Computer Says ‘Maybe’

​A question that will increasingly dominate C-Suite conversations is how far machines can replace humans.
Paul Lewis
Feb 07, 2017

A Japanese restaurant recently tested out a robot chef to much customer amusement. But is this the answer to staff shortages in the hospitality industry? Aside from concerns about human redundancy, the experiment raises questions around technology, HR, customer service, marketing and more. Although the restaurant customers found the robots’ clumsy movements to be fun, there are more serious psychological barrier to overcome especially in sectors that value personal interaction. The FT reports that ‘respondents were almost evenly divided over whether they would use hotels where the receptionist was a robot,’ though 40 per cent did not mind robots carrying out cleaning and other non-customer facing tasks. That distinction may prove key for San Francisco-based start-up Momentum Machines whose robot can autonomously produce 400 burgers in an hour, equivalent to three human flippers. L&D executives might now consider in which business areas their own customers would welcome or reject automation.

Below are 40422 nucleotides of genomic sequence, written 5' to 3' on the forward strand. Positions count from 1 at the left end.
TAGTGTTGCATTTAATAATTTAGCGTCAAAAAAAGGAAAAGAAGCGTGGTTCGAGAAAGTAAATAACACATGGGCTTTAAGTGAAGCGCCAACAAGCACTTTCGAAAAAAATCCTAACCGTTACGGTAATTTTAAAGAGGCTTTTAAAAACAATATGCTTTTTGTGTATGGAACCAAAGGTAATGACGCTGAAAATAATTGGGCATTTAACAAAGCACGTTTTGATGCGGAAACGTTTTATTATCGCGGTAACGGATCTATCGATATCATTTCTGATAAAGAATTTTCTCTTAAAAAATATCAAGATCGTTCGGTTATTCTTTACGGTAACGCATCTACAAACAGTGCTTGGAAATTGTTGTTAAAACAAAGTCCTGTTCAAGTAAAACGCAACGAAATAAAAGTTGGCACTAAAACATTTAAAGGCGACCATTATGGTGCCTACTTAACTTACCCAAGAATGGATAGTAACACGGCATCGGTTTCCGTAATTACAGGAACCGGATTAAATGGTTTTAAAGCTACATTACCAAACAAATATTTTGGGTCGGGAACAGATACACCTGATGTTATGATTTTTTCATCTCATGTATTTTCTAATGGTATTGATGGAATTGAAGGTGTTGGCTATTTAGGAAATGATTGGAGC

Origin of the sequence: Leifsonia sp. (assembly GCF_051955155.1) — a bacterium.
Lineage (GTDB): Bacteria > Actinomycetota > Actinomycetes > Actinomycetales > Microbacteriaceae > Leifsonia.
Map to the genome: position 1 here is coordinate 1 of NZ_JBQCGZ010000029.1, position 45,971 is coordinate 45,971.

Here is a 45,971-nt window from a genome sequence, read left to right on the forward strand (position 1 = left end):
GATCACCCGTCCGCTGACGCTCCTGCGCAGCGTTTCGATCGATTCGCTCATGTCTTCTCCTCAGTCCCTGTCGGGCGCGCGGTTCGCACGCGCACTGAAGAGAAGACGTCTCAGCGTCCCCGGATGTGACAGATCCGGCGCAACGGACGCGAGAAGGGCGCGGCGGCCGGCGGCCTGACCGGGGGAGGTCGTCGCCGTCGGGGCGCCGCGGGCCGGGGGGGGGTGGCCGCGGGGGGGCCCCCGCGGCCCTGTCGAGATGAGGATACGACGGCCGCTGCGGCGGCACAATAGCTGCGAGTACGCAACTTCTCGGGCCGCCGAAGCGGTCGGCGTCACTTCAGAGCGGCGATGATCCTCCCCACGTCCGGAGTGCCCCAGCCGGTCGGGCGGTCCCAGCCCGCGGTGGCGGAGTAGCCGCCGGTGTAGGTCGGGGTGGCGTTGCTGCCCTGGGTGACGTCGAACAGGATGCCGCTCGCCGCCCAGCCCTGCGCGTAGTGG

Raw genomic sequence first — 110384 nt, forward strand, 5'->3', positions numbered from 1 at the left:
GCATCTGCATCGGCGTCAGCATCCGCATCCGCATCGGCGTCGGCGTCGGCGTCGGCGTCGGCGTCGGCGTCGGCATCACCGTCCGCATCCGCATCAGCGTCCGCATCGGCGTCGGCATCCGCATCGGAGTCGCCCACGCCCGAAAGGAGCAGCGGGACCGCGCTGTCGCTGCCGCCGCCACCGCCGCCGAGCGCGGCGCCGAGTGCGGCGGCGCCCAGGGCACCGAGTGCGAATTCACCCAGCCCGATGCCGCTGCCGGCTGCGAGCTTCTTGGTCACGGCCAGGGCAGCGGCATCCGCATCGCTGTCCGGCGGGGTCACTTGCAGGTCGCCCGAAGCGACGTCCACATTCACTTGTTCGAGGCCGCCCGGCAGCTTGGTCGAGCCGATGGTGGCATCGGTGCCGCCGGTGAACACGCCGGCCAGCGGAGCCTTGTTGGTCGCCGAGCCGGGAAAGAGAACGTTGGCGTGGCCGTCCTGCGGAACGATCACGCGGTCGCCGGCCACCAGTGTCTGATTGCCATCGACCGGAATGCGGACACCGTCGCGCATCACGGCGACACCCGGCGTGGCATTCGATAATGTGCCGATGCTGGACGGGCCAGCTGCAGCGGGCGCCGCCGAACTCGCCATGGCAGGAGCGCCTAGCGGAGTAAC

Paul Lewis

Editorial Director at Headspring